IDA GROVE, Iowa -- When the first commercial space mission, SpaceX Dragon, zooms back to Earth today, a piece of Northwest Iowa comes with it.
Students at OA-BCIG High School, serving the communities of Odebolt, Arthur, Battle Creek and Ida Grove, have an experiment aboard the spacecraft, which was to depart from the International Space Station early Thursday.
This is the second experiment from a high school in Ida County to reach space in the last 12 months. Students at RidgeView High School, serving Galva, Holstein, Schaller, Early and Nemaha, had an experiment on NASA's last Space Shuttle mission in July 2011.
The Ida County Economic Development group instigated these efforts via the Student Space Flight Experiment Program, which has seen that 12 such experiments from students across the U.S. have traveled into space in the last two missions.
Participating students from both Ida County high schools will travel to the National Air & Space Museum in Washington, D.C. in July to present their findings.
OABCIG High School students sent killifish eggs into space on this mission, one that began with the launch of the unmanned Dragon capsule on May 22 from Cape Canaveral Air Force Station, Fla.
The Dragon docked at the International Space Station on Friday, at which time astronauts cracked open the killifish eggs fluid mixing enclosure, exposing eggs to space for about five days.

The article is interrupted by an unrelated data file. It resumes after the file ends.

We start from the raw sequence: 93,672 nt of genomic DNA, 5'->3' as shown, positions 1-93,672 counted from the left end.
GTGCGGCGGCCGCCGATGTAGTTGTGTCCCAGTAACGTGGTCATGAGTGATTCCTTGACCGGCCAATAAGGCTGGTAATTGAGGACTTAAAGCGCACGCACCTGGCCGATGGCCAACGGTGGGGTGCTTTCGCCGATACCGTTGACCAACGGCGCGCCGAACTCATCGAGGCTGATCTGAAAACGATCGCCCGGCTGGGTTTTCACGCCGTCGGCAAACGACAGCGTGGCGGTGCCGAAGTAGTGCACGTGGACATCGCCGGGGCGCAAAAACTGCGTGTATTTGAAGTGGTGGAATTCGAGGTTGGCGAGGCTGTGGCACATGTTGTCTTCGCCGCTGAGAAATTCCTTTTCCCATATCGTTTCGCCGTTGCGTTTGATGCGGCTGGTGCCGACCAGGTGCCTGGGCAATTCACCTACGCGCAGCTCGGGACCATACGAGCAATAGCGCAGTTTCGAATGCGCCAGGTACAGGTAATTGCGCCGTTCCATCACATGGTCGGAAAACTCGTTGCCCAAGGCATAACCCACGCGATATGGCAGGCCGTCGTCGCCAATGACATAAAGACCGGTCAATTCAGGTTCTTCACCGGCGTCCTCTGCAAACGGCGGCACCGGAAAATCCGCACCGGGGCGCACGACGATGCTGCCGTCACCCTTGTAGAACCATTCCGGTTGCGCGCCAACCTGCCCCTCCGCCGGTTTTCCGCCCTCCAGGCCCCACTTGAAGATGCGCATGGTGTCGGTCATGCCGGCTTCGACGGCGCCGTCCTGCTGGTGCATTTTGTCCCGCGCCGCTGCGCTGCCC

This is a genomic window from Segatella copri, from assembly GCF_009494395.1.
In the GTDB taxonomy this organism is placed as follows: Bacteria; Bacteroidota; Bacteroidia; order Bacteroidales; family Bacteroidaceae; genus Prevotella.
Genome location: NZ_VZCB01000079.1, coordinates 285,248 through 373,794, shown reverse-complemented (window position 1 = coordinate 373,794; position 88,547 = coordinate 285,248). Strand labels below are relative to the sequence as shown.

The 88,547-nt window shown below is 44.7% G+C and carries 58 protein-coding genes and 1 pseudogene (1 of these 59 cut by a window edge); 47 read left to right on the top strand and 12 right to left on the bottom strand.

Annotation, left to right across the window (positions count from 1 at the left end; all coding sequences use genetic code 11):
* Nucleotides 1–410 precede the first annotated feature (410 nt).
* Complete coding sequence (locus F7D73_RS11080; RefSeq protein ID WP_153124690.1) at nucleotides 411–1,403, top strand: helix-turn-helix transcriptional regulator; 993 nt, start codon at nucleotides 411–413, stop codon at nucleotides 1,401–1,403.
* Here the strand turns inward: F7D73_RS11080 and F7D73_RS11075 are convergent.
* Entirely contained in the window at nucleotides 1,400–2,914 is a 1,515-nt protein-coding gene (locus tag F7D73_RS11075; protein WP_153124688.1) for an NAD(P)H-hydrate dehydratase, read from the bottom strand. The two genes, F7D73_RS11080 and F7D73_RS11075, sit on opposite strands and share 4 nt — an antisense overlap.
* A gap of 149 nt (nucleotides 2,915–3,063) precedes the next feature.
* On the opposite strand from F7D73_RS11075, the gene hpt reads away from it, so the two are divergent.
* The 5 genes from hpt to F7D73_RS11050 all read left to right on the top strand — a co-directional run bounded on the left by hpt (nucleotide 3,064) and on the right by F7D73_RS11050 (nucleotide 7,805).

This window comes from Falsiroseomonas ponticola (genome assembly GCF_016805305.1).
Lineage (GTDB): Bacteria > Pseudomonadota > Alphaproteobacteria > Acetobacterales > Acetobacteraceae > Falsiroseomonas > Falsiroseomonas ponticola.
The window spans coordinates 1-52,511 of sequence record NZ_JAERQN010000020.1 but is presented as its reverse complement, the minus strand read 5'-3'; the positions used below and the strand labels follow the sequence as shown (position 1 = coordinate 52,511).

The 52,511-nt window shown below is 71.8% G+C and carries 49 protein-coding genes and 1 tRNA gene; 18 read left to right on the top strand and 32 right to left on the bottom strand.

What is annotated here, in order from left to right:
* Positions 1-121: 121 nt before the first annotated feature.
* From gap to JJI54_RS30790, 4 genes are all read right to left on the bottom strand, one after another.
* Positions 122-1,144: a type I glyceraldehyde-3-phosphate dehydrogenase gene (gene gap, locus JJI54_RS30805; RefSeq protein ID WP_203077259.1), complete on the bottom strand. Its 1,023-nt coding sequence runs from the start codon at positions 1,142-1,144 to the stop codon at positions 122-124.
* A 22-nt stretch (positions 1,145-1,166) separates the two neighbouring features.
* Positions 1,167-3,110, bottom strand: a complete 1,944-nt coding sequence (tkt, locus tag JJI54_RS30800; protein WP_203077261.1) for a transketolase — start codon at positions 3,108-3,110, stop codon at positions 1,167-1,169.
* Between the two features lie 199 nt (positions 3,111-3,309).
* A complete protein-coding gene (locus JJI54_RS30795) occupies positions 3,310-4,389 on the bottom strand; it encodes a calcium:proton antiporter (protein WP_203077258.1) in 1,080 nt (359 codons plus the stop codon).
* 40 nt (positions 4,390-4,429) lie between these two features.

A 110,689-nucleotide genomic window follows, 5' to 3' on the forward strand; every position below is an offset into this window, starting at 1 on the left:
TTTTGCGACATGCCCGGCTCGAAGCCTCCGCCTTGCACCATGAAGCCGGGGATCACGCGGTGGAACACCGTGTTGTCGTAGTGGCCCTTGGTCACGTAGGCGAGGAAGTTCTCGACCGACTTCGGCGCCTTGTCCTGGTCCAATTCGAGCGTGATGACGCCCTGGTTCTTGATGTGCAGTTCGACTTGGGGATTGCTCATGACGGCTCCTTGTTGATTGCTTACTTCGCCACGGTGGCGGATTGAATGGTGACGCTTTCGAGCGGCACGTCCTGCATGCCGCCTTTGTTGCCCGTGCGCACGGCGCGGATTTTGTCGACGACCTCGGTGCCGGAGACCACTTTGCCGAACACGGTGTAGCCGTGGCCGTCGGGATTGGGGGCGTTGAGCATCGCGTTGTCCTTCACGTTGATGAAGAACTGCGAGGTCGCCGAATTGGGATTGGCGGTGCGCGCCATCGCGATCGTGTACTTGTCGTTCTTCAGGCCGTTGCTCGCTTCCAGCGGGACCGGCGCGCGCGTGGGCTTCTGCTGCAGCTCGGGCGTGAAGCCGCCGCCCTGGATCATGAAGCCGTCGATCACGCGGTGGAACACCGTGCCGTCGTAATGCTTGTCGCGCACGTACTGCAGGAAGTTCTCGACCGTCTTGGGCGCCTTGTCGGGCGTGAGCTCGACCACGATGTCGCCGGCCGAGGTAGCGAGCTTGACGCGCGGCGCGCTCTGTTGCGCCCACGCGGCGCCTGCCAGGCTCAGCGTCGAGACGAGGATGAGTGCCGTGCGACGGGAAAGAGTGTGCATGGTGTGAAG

The eggs will be returned to the high school in Ida Grove in a few weeks, allowing students and instructors to compare the sample against those in a control group left at home.
"We want to see if the bones and muscles of the killifish are weaker than those that stayed on earth," says Jessica Gunderson, a 14-year-old sophomore to-be at OABCIG. "We'll also dissect their kidneys to see if they have kidney stones."
Gunderson's experiment was fine-tuned with the aid of Brittanie Rigby, a junior to-be at OABCIG, and incoming high school seniors Austin and Justin Sadler.
"When we started talking about experiments to put in space, people were talking about some complicated ideas," Gunderson says. "And I won't lie: I couldn't wrap my brain around it. Anything you sent up had to be dormant along its way up there.
"I thought it would be cool to look at tiny fish. The killifish was big enough I could see it and we could do test work on it, and it would be dormant."
Remember, this is a 14-year-old talking. She's just starting driver's education and she's examining the effects of micro gravity on an organism's kidneys.
"Our local economic development group, Ida County Economic Development, continues to believe that efforts such as these are what helps provide our students with tools to compete globally," says Rita Frahm, president of the Ida County Economic Development organization.
Gunderson, the daughter of Tim and Mary Gunderson of rural Kiron, Iowa, says she has an interest in space, one fostered by this program.
"I want to go up there, but I don't know if I could be an astronaut," she says. "It sounds a little scary."